Alas for those who are at ease in Zion, and for those who feel secure on Mount Samaria. Amos 6:1
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Back in 1972 when we were married, my aunt gave us £30 which we spent on a Vango “Force 10” tent from Blacks of Greenock. I was glad to see that in a photo of one of the Everest expeditions they were using our tent. We spent our days off camping in different parts of Britain; we still have it, though we do not use it often. It protected us from hurricane winds and torrential downpours. On various occasions we hosted friends whose tents leaked, soaking their clothes and sleeping bags.
On a number of occasions I have been backpacking in the Sierra. I enjoy the sensation that I am carrying everything I need on my back far from civilization. Life becomes very simple. There’s nothing to do except hike to our next campsite. At night I hear the sound of the wind in the trees and I look up to see the stars and in August the Perseids (shooting stars). There are no shops to buy things–so there’s no point in having a credit card; and there’s no cell-phone coverage. Up above 10,000 feet the air is thin, the sky is blue, the lake water is clear and stocked with golden trout. (more…)
“There is no death, daughter. People die only when we forget them,” my mother explained shortly before she left me. “If you can remember me, I will be with you always.”
-Isabel Allende, Eva Luna
The urge to honor and remember is long and strong in the human spiritual story. From the ancient traditions of Hindu home shrines to Eastern Orthodox icons to Dia de los Muertos altars of Mexico, people through time and place and religion have created structures and images to remember and honor those we love and revere. To create a piece of art dedicated to a person or idea is to take the time to absorb, observe and remember-to put that person or concept foremost in our hearts and minds.
Join artist and teacher Lisa Thorpe in an afternoon of art and meditation and community building. Each person will make a decorative icon on a wooden plaque. Lisa will bring images of saints to use or you can bring photos of someone who has passed that you would like to honor. If you have been to this retreat many times before, we have some new offerings for you.
We will assemble a beautiful Dia de los Muertos altar in the church to share with the whole Incarnation community during the Harvest Party on October 27.
Adults and teens $35.00 – Includes all the materials needed to make one icon
Registration closes October 21, 2018. Space is limited; don’t wait to register!
What to bring:
You don’t have to bring anything. Everything will be provided to make one saint icon. However, if you would like to honor someone important to you—be they famous, family or friend—you are welcome to bring a photo or printed image. The boards we are using are 6×8 inches so you will want your image to be smaller than that to fit on the board and leave room for embellishment. Don’t bring anything you aren’t willing to glue down.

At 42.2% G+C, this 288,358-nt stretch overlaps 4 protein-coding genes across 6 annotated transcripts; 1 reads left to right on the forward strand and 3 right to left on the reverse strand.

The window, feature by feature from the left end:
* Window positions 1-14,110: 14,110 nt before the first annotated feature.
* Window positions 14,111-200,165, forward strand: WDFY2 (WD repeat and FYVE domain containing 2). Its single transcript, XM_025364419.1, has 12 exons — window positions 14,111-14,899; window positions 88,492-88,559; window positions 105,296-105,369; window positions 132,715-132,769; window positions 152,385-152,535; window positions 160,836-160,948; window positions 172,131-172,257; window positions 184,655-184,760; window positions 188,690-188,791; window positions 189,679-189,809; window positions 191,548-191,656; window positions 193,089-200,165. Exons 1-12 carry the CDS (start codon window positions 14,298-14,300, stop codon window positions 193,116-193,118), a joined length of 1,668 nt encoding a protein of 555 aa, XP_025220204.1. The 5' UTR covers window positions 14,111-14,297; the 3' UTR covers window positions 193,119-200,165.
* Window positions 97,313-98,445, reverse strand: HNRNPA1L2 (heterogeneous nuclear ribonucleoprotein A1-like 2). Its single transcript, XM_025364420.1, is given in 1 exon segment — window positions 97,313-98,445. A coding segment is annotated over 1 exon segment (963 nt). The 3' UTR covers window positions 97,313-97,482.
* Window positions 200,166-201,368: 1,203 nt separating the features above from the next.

Lisa Thorpe is the Artist in Residence at The Bishop’s Ranch Retreat Center outside of Healdsburg. She has been making art and teaching to all ages for 30 years and loves merging art, spirit and community! Find out more about Lisa at her website and her blog:
Don’t miss this opportunity to celebrate and learn about all the ministry groups here at Incarnation! Whether through prayer and worship, study and learning, community life, or action, there are dozens of ways to get involved, serve God and neighbor, and connect with others here. Ministry groups will be staffing tables after all three services. There will be fun, festivity, and maybe some surprises.
Check out our full Directory of Ministries, and fill out a Ministry Interest Form to let us know which ministry groups you’re interested in learning more about. You’re not making a commitment to join a group right now—you’re just expressing your desire to learn more. See you there!
According to the Oxford Dictionary, wealth is defined as, “an abundance of valuable possessions or money.” Its synonyms include affluence, prosperity, riches, substance, and well-being. A person’s understanding of how much wealth they have can be based on a comparison to what someone else has, otherwise known as keeping up with the Joneses. A sense of wealth can also be a measure of what possessions and money represent: status, having “made it,” “living large,” “buying what I want when I want it even if I don’t really need it cause I just want to have it syndrome.” (more…)
It’s a little silver Celtic cross I wear on a chain around my neck. My parents gave it to me when I was in the first grade. So the three years I’d been wearing it by then pale in comparison to the thirty-three years I’ve been wearing it now. But even then, it had been almost a third of my life.